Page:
Saturday, September 13, 2008

The Bible as fact (?)

I was surfing the net the other day and I came across the statistic that 63% of our friends to the south (in the United States) believe in the literal truth of the Bible (Rasmussen Reports - April 21 - 22, 2005 survey of 1000 adults). This is an opinion that I have heard before from both people I know personally and from "celebrities" of one stripe or another, and that is fine. Anyone can have whatever beliefs they want. I think we call that freedom or some such thing, or at least we used to. I figure that as long as someone doesn't believe they have the right to cause somebody else harm then fly at 'er (I understand that this can be a slippery slope because there are always going to be those out there who will claim that any idea that offends them is causing them harm. These people should grow the heck up. Please. Really.)

With a little bit of imagination this brings us back to the literal belief in the Bible thing, if we ever left it that is. Back in the long ago (what a great phrase) we used to have Bible readings in school every morning. I remember being appalled by the Genesis story of Abraham and Isaac. As everyone knows Isaac was the son of Abraham. God commanded Abraham to sacrifice Isaac and Abraham, instead of asking, "What are You, friggin' nuts?!" says, "Yezz, Boss," and leads his trusting son up Mount Moriah. He ties Isaac to a stone alter, pulls out his knife and just as he's about to start hacking away an angel appears and says, "Holdeth thee on there. Don'test do it. Slasheth thee not atest thy son for it wath only a testeth!" (or words to that effect). Abraham says, "Yup-yo", and upon finding a sheep conveniently tangled in a nearby thicket, sacrifices the sheep instead of his son.

As I understand it Christians view this story as one of faith and obedience. My own view is somewhat less generous but my point, such as it is, is this: people who believe the Bible is literally true must be okay with the "facts" of this story. So what would they do in the following circumstance? One of them is out on his or her back deck enjoying a nice morning coffee. They notice that their neighbour, a devout man of faith, has tied his son to a walnut tree and is about to cut his throat with a knife. Now as anyone would our protagonists first act would be to run over and stop his neighbour, but then his neighbour says, "God has commanded me to do this." What's a good Bible believing fellow to do?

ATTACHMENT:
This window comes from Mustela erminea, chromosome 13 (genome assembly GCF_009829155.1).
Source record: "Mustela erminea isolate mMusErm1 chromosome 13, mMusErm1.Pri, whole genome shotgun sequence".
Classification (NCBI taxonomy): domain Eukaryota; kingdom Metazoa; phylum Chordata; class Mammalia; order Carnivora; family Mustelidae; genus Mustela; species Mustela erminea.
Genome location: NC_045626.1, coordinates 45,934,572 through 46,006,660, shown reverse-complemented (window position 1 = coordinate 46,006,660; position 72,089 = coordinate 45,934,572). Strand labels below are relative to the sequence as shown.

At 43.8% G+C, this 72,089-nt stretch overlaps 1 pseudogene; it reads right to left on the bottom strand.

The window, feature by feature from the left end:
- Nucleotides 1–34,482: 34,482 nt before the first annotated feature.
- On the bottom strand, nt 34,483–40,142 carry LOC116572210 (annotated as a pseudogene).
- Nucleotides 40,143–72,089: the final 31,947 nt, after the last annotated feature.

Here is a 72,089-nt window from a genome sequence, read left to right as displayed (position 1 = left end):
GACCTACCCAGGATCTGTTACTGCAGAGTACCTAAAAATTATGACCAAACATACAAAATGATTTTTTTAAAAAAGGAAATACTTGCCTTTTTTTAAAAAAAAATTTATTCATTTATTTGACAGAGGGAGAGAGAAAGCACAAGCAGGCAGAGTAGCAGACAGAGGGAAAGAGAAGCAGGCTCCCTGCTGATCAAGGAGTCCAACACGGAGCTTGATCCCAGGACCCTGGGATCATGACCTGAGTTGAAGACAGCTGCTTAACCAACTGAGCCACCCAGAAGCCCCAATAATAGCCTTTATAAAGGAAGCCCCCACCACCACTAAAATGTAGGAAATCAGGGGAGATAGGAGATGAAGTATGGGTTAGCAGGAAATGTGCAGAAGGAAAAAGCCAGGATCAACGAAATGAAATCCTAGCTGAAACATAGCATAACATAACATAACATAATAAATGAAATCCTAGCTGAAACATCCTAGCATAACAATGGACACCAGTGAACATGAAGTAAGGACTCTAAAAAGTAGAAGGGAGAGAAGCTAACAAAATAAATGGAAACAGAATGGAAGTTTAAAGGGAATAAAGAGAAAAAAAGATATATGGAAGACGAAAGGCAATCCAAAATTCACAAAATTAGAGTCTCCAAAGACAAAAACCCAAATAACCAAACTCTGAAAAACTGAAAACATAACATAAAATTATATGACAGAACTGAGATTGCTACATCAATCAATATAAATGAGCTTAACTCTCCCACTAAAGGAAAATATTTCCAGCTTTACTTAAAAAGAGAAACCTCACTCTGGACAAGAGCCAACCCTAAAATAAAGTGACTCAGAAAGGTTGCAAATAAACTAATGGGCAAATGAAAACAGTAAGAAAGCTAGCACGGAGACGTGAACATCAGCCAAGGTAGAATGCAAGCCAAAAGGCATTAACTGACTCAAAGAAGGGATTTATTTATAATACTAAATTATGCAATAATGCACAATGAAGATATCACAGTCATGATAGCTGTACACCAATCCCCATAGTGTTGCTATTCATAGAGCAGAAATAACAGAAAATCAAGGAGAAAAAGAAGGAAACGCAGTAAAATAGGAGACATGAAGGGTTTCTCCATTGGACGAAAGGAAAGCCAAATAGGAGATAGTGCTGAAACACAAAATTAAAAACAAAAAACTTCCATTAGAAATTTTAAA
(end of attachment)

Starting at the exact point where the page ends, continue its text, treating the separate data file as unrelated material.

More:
The logical and common sensical thing to do is yell, "You're wacked, buddy!", grab the knife, cold-cock the nut with the hilt and call in the funny-farm squad. Unfortunately too much of religion has nothing to do with logic or common sense. It seems that what the bible believing fellow should do, according to his beliefs, is as there is precident for this sort of thing (remember Abraham and Isaac) , he should just stand back far enough so as to not get any blood on him. Now, is that blasphemy? I don't see how it could be. If someone who is a devout and faithfull person, then how can another believer not believe him when the first person says that god has spoken to him? What if one of Abraham's neighbours had followed him and Isaac up the mountain (or 'mount') and then yanked the knife out of his hand before the angel had showed up? How would the angel have reacted if s/he had appeared and found Abraham and one of his neighbours rolling around on the ground together fighting over a knife? Would s/he have smitten the snot out of the neighbour for trying to do the right thing, or would they have just rescheduled the testing of Abraham?

In any event, this is the sort of thing I wonder about when somebody says they believe the Bible is literally true. As I said, it is totally their right to believe that but I wonder if they believe it is my right not to? At least, without some cheezy little insult thrown in, like: "I guess you're just not ready to accept the Lord into your life", or something along those lines. Yeah, whatever.

Anyway... Humouroceros

PS: the painting is by Laurent de la Hyre from about 1650.


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